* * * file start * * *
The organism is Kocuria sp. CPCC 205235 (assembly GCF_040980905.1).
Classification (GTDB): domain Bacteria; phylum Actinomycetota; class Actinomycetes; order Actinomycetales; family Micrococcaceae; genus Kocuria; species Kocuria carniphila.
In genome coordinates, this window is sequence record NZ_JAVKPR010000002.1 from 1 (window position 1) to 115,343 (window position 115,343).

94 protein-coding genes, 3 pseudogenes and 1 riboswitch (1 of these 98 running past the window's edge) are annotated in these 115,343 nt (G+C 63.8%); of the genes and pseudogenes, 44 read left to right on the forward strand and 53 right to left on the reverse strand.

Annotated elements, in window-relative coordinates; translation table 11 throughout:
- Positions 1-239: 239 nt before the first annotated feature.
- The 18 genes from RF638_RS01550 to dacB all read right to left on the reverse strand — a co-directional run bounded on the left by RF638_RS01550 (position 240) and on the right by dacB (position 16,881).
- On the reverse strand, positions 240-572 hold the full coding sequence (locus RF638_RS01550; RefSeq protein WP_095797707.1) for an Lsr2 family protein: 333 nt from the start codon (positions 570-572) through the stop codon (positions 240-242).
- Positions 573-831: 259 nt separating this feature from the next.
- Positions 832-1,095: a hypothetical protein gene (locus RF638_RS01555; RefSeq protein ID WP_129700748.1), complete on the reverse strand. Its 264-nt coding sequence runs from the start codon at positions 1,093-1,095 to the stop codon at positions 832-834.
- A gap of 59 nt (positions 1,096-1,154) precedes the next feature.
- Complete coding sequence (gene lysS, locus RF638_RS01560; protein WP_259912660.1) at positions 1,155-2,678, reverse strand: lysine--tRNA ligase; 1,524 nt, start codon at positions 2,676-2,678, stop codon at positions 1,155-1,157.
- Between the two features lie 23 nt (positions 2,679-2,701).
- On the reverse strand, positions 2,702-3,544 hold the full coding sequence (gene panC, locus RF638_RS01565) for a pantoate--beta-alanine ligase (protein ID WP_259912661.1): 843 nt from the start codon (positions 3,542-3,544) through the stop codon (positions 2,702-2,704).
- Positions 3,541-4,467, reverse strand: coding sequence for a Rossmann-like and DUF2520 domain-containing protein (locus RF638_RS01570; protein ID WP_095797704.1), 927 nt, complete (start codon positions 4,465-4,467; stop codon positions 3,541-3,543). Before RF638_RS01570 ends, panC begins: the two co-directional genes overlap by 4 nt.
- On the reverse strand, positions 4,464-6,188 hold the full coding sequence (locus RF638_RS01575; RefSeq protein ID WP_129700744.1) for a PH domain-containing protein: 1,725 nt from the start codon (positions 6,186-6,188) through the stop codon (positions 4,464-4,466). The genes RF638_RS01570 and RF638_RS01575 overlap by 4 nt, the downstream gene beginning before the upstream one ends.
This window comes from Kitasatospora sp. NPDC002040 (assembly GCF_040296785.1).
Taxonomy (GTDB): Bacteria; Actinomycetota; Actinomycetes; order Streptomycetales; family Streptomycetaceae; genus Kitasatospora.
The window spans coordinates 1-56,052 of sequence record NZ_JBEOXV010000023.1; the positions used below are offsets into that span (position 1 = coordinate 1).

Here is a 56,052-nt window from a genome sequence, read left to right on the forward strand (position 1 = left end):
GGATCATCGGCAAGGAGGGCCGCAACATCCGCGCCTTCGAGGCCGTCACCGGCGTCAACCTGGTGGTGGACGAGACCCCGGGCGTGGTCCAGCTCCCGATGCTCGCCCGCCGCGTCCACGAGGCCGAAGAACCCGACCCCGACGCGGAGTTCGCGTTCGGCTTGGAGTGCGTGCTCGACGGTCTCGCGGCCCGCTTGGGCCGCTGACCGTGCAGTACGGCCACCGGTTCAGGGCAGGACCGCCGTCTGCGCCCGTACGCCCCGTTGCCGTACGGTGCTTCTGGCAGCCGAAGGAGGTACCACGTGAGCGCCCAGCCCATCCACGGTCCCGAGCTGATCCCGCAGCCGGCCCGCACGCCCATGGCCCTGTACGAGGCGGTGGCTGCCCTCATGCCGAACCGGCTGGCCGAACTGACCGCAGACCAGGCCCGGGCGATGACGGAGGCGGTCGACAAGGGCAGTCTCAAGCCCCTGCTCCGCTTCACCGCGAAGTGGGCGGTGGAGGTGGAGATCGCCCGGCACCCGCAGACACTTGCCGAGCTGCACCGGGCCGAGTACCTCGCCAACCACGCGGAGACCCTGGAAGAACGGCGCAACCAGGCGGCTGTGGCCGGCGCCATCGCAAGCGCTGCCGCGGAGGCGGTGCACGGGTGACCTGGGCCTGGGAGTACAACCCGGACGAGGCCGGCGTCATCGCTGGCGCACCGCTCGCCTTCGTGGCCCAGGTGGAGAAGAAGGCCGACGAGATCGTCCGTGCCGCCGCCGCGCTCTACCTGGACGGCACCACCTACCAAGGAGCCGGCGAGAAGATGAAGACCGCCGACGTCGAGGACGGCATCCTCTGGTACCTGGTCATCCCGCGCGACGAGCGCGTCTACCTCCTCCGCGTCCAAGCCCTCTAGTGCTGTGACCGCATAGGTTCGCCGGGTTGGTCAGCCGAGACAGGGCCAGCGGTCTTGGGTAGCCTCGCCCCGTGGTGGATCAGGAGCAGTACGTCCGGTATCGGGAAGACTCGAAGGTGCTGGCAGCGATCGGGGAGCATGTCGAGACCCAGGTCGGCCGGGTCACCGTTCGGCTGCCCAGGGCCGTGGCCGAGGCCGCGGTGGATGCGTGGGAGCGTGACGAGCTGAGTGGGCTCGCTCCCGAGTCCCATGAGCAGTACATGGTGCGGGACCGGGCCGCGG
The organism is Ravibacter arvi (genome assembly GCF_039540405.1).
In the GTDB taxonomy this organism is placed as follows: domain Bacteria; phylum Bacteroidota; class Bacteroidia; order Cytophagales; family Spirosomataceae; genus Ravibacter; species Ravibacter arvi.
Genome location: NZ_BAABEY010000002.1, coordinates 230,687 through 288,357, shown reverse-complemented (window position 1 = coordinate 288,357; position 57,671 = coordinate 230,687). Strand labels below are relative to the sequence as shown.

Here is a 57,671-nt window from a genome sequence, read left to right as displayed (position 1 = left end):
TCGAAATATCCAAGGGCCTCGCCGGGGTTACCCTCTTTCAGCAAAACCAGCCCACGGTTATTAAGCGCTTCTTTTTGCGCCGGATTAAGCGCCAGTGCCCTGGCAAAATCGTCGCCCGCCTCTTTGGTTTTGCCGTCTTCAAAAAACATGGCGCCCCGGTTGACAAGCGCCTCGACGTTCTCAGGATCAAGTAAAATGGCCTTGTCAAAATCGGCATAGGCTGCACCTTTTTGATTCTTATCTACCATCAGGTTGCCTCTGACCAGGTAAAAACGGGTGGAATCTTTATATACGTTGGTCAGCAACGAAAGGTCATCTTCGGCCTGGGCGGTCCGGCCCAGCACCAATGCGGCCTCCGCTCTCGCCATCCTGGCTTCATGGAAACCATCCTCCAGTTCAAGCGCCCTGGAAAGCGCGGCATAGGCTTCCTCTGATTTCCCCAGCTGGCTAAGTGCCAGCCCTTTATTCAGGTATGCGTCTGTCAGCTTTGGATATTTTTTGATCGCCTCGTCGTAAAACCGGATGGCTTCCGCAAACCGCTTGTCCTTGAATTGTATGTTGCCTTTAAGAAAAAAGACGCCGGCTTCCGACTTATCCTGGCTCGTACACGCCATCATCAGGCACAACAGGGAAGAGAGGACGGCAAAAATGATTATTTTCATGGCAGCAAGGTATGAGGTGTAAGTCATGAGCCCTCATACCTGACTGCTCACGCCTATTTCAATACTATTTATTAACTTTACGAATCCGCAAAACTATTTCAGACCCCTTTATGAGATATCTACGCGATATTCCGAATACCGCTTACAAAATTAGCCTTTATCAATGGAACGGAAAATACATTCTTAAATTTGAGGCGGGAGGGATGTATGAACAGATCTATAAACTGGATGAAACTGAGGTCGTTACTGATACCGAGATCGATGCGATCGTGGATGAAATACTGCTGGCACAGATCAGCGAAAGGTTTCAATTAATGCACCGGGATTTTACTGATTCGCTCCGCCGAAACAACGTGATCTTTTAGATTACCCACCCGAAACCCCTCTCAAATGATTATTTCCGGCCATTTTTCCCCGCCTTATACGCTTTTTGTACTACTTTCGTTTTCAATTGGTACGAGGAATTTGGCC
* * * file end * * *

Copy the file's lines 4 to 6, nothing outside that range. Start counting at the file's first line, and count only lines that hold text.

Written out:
94 protein-coding genes, 3 pseudogenes and 1 riboswitch (1 of these 98 running past the window's edge) are annotated in these 115,343 nt (G+C 63.8%); of the genes and pseudogenes, 44 read left to right on the forward strand and 53 right to left on the reverse strand.

Annotated elements, in window-relative coordinates; translation table 11 throughout:
- Positions 1-239: 239 nt before the first annotated feature.